At the annual meeting in August 1909, Catherine reported that the main achievement of the year had been the inauguration of the Lady Chelmsford Pure Milk Depot and the advocation for the a State Children’s Council to support work amongst neglected children. In conclusion she ‘…strongly appealed to the more leisured class to take up the work of bettering the conditions of their less happily situated sisters.’
The Council’s minutes in August 1910 recorded that ‘There was a general expression of regret at the absence of Mrs Bell who wrote saying that she was sorry not to be able to take part in the meetings…a message of sympathy be sent to Mrs Bell.’ Sadly from April 1910 Catherine attended no more meetings as Joshua had become gravely ill after an operation for appendicitis.
But she did manage to attend the Chinchilla show (Chinchilla was in Joshua’s electorate) and it was reported that she ‘…responded to the toast of “Parliament” on behalf of Mr. Bell and made a decidedly neat speech. This is probably the first time in the history of Queensland that a lady has responded to the toast of “Parliament”.’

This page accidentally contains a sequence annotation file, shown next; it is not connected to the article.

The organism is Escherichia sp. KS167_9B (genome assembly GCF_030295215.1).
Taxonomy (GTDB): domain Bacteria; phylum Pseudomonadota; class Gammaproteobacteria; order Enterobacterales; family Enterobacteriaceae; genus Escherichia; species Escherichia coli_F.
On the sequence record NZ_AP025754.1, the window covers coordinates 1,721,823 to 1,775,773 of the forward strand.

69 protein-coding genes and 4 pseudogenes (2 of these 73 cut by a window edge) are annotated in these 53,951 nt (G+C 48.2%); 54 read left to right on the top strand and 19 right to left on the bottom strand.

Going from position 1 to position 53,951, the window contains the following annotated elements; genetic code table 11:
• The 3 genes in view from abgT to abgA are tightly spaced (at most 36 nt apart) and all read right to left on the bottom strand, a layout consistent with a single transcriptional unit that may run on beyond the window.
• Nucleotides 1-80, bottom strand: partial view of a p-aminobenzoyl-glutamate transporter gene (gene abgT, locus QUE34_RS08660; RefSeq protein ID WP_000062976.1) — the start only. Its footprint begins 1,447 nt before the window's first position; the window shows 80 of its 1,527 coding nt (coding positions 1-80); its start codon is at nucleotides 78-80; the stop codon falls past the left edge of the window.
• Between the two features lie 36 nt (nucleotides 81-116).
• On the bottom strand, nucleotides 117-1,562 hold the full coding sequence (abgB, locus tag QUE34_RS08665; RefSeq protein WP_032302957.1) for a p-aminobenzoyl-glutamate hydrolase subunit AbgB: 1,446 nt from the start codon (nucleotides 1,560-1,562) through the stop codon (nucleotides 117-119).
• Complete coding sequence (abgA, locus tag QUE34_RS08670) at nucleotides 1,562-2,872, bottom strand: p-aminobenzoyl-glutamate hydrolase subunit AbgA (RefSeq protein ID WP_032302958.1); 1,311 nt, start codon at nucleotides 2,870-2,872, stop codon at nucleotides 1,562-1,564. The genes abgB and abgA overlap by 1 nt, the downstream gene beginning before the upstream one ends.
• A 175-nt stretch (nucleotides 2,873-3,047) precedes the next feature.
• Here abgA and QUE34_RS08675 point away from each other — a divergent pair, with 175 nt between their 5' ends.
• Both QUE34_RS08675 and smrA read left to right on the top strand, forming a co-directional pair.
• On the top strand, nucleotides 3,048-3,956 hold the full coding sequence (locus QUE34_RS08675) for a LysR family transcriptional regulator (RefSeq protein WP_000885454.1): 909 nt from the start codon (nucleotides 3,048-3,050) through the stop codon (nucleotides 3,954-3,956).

On 10 March 1911 at the Council’s meeting, the new president ‘…spoke most feelingly concerning the death of the Honourable J T Bell which occurred this morning and a very sympathetic resolution of condolence was passed to be conveyed to Mrs Bell.’
This is one small part of Catherine’s story. In my next blog I shall write about another chapter in her life.
 Fryer Library, University of Queensland, UQFL79, Bell Family Collection, Box 7, Folder 11.
 Member for Rockhampton in the Queensland Legislative Assembly (1881–88), sat in the Legislative Council between 1894 and 1906 and was also elected a senator in the first Australian Federal Parliament.
 The Daily Northern Argus, 9 November 1889, p.4, Col. 6. National Library of Australia, Trove, http://nla.gov.au/nla.news-article213401284